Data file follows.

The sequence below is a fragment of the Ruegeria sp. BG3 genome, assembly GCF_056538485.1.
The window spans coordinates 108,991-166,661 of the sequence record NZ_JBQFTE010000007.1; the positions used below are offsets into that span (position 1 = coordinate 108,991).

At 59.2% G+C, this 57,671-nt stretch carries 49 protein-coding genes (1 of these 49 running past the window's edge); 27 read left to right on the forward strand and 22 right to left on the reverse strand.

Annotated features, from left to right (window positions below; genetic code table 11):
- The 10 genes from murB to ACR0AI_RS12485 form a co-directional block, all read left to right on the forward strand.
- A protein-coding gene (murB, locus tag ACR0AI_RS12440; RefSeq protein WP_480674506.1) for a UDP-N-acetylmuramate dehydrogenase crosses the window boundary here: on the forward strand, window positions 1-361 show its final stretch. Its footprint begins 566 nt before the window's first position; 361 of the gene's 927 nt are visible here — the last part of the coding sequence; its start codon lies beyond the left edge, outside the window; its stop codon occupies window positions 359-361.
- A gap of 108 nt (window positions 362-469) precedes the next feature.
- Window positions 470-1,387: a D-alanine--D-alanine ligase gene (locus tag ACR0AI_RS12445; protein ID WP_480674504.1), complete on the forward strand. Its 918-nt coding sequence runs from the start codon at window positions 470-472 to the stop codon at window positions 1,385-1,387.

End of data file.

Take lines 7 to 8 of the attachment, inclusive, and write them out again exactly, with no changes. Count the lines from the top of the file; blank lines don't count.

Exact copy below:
- A gap of 108 nt (window positions 362-469) precedes the next feature.
- Window positions 470-1,387: a D-alanine--D-alanine ligase gene (locus tag ACR0AI_RS12445; protein ID WP_480674504.1), complete on the forward strand. Its 918-nt coding sequence runs from the start codon at window positions 470-472 to the stop codon at window positions 1,385-1,387.